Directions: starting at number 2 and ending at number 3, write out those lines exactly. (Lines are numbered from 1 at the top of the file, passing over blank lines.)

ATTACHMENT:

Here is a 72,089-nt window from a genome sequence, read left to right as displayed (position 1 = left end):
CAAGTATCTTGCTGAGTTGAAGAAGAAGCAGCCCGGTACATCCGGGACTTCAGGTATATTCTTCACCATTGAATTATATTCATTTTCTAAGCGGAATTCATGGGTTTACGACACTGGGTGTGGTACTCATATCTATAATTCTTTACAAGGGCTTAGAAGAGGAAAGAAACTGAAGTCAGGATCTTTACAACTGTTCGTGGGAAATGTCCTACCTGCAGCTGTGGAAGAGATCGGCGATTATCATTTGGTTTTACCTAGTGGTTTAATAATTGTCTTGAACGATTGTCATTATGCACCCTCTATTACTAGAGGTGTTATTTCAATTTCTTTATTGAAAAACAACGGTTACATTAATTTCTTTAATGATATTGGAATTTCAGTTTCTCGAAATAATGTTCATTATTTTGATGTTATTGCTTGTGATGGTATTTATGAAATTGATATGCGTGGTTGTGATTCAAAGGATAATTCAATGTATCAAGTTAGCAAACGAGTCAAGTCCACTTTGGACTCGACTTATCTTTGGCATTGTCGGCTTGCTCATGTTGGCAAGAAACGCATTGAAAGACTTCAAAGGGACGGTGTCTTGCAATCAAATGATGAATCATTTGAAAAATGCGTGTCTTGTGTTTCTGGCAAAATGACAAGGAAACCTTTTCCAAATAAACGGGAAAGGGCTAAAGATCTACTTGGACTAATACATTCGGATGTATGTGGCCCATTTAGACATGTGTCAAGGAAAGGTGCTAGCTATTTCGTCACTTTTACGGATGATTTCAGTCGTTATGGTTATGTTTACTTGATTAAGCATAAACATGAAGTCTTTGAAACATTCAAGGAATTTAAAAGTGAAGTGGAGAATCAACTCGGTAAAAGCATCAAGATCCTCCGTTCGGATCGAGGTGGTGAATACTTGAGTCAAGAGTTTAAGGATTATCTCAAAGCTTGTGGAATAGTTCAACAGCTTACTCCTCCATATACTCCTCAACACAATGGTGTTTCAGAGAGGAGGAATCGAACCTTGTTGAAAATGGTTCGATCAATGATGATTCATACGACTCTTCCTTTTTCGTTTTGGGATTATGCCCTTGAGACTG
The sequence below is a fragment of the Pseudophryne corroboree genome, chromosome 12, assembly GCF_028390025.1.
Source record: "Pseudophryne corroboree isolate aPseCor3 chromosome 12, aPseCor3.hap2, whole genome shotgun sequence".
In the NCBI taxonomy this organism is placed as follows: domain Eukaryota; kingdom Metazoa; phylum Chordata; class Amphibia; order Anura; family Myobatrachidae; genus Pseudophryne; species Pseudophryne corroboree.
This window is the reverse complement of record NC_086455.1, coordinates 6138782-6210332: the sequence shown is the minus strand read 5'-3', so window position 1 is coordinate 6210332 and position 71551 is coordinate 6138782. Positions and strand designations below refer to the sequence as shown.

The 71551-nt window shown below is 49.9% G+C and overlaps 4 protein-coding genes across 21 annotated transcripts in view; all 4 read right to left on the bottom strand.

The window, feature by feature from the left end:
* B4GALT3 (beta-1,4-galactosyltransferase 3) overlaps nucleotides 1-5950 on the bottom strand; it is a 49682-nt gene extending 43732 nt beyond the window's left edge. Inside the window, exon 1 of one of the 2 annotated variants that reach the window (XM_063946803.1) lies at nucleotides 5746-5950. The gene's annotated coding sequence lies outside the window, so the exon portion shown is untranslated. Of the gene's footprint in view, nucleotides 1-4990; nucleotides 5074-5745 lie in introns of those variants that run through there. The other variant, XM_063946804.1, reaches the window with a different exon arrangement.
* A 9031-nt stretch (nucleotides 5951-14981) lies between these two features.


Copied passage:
CAAGTATCTTGCTGAGTTGAAGAAGAAGCAGCCCGGTACATCCGGGACTTCAGGTATATTCTTCACCATTGAATTATATTCATTTTCTAAGCGGAATTCATGGGTTTACGACACTGGGTGTGGTACTCATATCTATAATTCTTTACAAGGGCTTAGAAGAGGAAAGAAACTGAAGTCAGGATCTTTACAACTGTTCGTGGGAAATGTCCTACCTGCAGCTGTGGAAGAGATCGGCGATTATCATTTGGTTTTACCTAGTGGTTTAATAATTGTCTTGAACGATTGTCATTATGCACCCTCTATTACTAGAGGTGTTATTTCAATTTCTTTATTGAAAAACAACGGTTACATTAATTTCTTTAATGATATTGGAATTTCAGTTTCTCGAAATAATGTTCATTATTTTGATGTTATTGCTTGTGATGGTATTTATGAAATTGATATGCGTGGTTGTGATTCAAAGGATAATTCAATGTATCAAGTTAGCAAACGAGTCAAGTCCACTTTGGACTCGACTTATCTTTGGCATTGTCGGCTTGCTCATGTTGGCAAGAAACGCATTGAAAGACTTCAAAGGGACGGTGTCTTGCAATCAAATGATGAATCATTTGAAAAATGCGTGTCTTGTGTTTCTGGCAAAATGACAAGGAAACCTTTTCCAAATAAACGGGAAAGGGCTAAAGATCTACTTGGACTAATACATTCGGATGTATGTGGCCCATTTAGACATGTGTCAAGGAAAGGTGCTAGCTATTTCGTCACTTTTACGGATGATTTCAGTCGTTATGGTTATGTTTACTTGATTAAGCATAAACATGAAGTCTTTGAAACATTCAAGGAATTTAAAAGTGAAGTGGAGAATCAACTCGGTAAAAGCATCAAGATCCTCCGTTCGGATCGAGGTGGTGAATACTTGAGTCAAGAGTTTAAGGATTATCTCAAAGCTTGTGGAATAGTTCAACAGCTTACTCCTCCATATACTCCTCAACACAATGGTGTTTCAGAGAGGAGGAATCGAACCTTGTTGAAAATGGTTCGATCAATGATGATTCATACGACTCTTCCTTTTTCGTTTTGGGATTATGCCCTTGAGACTG
The sequence below is a fragment of the Pseudophryne corroboree genome, chromosome 12, assembly GCF_028390025.1.